Lakeman's thesis was fascinating. He dispensed with the usual hand-wringing that accompanies these things by flatly decrying that we all know that something is deeply and fundamentally wrong with our cities and with our civic arrangements. He told us that it was simply time to accept that things were wrong, that we all knew it, and that it was time to move onto the next and more important phase. That phase was the correction of what was wrong, or more directly, the repair of what was wrong. He told us that it was time to start repairing our cities.

September 26, 2004

I'm going to change the format of CIVITAS a little. The last issue of every month, like this one, is going to be comprised of a number of little rantlets, instead of the one big long rant. I'll still do the big rants, three or so times a month, but the end of the month will be reserved for a little lighter fare.

That makes it a little easier for me and actually gets CIVITAS back to what I originally envisioned for it, namely a 700-or-so word commentary of the week on the biggest, dumbest, or biggest and dumbest issues to arise over the past few days. I believe that the best points are made succinctly, and it's distressing to see the average CIVITAS column word count now heading north of 1,500.

September 12, 2004

by Gregory Travis

Ok, before I start off, a few disclaimers: I'm cranky. I'm tired. My hay fever, as it always does this time of year, is killing me. I'm too allergic to live in Indiana, but I'm not rich enough to move to Italy, and I'm too young to move to Arizona. I know, I know. I could get some drugs for it, but that would involve going to the doctor and, well, doctors creep me out. When I was discussing the outline for this column with my lovely wife, the Velvet Steamroller, she opined that I was being a bit shrill. Blame it on the pollen.

Second, I have a degree in History and I fancy myself an economic dandy. But what I don't know anything about is psychology. In fact, I got a "D" in college in the only psychology class that I ever took, a 100-level introductory course as wide as the Mississippi and as deep as the Jordan River in the fall (i.e. not very). I remember something about a girl in a box, as well as a dog with a salivation problem, but little more. But that's not going to stop me, today, from going on like I'm freaking Sigmund Freud.

September 5, 2004

by Gregory Travis

This Monday will mark the 100th anniversary of nationwide observance of the Labor Day holiday. First informally celebrated in 1885, Labor Day became a national holiday in 1894 when Congress passed an act making the first Monday in September of each year a national holiday.

Labor Day's origins are found, not surprisingly, in the awakening of American labor power and the rise of industrial unions in the latter part of the 19th century. The first celebrations came in the form of street parades designed to exhibit to the public "the strength and esprit de corps of the trade and labor organizations."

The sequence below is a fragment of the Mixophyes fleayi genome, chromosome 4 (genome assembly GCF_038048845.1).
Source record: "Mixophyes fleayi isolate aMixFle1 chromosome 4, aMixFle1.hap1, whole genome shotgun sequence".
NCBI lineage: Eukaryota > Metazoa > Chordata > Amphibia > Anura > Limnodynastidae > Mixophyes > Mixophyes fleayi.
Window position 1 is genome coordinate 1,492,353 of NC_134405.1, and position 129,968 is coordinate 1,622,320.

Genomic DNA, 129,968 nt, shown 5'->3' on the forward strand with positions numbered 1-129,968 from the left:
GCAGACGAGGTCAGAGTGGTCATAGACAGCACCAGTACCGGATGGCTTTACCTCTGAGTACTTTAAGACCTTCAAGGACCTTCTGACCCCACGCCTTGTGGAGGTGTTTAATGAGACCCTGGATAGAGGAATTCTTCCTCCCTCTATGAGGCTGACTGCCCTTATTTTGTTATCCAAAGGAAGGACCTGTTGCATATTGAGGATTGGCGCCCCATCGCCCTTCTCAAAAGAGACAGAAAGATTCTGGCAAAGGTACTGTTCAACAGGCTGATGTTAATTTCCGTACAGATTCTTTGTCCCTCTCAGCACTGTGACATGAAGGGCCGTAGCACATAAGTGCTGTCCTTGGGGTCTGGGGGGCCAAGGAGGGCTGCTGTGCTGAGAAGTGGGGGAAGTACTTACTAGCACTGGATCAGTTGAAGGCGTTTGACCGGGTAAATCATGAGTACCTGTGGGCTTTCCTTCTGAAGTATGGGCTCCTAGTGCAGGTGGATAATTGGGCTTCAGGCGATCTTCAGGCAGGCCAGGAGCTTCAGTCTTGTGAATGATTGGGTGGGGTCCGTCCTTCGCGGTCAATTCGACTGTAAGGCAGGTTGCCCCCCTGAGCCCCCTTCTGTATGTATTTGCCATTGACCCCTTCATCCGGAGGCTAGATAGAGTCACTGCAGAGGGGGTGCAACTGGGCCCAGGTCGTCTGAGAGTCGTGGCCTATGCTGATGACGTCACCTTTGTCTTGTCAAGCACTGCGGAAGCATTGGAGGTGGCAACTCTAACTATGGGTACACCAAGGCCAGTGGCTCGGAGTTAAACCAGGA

Later, the scope of the holiday's focus was broadened to include more general discussions of economic and civil nature. But, today, those discussions and the once-ascendant labor class behind the holiday are in decline. I'll today celebrate Labor Day's centennial with a return to discussion of yesteryear.

August 29, 2004

I was eavesdropping on a conversation last night, a conversation that revolved around the recent controversy over pay, or rather the relative levels of pay, of our county's various police and fire personnel. If you've been following the news, you know that there's tension in the air arising over jealousies and perceived inequity between what officers in the Monroe County Sheriff's Department make and their counterparts on the City of Bloomington Police Department. Likewise, county firefighters have also thrown their hat into the fray, rejecting a contract that would have paid them less than police officers.

The conversation got interesting as the participants went from discussing the immediate issue to a broader one, namely a discussion of what it all costs framed against a backdrop of a city and a county in congenital fiscal distress. After all, police, sheriff (including the jail), and fire services form the dominant expenditure of local government. And from the sturm und drang emerged a thesis, a thesis that posited that we might move beyond surface issues like relative pay levels and down to a more structural issue — the issue of our cultural preoccupation with fear management.